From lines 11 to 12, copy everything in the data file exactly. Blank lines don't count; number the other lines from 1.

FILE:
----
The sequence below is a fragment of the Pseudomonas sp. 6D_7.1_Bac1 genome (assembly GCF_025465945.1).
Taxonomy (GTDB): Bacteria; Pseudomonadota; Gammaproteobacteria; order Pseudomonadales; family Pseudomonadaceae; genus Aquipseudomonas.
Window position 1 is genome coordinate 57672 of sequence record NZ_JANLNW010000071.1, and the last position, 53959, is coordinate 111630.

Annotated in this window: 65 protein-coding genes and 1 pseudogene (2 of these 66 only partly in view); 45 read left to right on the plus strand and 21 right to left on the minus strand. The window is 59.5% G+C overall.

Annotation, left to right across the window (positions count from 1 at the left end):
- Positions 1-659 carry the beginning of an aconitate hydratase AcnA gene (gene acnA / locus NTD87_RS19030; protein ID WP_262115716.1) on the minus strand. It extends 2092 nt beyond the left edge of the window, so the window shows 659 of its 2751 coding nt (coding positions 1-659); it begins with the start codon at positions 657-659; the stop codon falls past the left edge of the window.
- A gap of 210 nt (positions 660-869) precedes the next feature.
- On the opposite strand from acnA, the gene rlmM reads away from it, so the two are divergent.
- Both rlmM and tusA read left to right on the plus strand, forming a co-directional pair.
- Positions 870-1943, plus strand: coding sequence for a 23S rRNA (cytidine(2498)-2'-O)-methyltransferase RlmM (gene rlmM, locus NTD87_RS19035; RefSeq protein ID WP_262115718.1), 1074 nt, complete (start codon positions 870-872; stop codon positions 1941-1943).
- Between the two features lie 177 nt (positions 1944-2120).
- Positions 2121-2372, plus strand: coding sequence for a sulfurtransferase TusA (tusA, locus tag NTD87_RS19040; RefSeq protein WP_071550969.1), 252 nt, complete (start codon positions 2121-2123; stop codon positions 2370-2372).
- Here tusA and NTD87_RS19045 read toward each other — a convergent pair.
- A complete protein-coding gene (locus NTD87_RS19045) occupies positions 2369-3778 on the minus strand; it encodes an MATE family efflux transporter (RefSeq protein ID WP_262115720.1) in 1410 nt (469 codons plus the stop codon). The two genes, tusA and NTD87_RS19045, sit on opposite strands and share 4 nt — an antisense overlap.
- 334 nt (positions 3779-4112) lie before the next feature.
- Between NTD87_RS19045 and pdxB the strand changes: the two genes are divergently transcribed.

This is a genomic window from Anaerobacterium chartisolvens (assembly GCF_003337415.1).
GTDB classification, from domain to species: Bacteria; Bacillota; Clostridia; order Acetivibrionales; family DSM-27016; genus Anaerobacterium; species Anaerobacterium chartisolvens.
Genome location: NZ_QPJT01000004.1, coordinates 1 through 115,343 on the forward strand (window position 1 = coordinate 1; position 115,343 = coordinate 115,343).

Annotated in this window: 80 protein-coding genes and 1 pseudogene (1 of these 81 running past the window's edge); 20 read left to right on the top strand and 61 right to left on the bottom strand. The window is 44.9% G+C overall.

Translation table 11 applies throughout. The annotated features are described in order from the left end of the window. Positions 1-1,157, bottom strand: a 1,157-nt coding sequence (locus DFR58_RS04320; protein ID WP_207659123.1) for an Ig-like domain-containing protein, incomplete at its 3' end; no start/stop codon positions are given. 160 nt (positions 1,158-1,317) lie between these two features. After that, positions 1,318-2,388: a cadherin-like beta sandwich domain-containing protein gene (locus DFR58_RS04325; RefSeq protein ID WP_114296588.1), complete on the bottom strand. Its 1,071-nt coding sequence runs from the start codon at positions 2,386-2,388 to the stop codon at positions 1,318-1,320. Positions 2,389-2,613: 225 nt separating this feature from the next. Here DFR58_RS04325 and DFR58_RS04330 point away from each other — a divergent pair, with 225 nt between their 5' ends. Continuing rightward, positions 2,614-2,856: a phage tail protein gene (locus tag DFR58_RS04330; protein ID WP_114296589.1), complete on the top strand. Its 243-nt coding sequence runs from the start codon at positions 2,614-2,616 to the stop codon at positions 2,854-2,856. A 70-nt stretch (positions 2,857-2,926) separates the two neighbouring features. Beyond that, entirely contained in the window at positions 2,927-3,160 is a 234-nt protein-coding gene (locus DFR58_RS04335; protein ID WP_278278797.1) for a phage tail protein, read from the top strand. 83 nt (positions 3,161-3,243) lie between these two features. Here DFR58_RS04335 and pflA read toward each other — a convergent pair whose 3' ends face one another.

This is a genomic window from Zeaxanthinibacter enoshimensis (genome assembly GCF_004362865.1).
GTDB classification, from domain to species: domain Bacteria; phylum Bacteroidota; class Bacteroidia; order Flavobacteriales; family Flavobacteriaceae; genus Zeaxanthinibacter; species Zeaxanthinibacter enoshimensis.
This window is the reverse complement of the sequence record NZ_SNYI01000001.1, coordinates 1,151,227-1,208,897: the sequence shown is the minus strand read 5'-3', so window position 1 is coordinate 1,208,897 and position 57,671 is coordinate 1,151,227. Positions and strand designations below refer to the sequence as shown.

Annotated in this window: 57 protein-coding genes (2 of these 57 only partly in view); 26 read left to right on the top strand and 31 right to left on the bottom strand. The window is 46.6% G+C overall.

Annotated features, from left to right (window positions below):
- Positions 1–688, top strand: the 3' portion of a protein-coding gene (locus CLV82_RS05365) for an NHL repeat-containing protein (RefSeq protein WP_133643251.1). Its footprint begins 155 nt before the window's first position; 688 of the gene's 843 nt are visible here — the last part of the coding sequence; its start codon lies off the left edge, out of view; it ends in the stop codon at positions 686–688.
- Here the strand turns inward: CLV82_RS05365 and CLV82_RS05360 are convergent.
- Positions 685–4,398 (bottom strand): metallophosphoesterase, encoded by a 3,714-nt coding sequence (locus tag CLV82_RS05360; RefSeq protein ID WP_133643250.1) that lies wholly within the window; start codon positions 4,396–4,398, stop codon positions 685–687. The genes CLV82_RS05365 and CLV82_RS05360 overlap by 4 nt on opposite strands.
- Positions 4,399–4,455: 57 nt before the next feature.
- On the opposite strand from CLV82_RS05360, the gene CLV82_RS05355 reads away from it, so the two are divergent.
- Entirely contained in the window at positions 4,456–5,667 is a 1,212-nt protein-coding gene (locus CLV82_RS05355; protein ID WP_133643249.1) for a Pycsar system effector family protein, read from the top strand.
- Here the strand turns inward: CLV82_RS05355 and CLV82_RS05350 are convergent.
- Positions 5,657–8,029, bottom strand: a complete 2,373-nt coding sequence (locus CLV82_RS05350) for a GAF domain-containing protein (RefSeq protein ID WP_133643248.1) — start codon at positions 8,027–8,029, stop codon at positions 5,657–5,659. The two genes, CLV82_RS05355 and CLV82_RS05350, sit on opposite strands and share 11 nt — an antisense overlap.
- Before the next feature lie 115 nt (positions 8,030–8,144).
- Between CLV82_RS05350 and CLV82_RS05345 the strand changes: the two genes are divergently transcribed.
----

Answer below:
- Between the two features lie 177 nt (positions 1944-2120).
- Positions 2121-2372, plus strand: coding sequence for a sulfurtransferase TusA (tusA, locus tag NTD87_RS19040; RefSeq protein WP_071550969.1), 252 nt, complete (start codon positions 2121-2123; stop codon positions 2370-2372).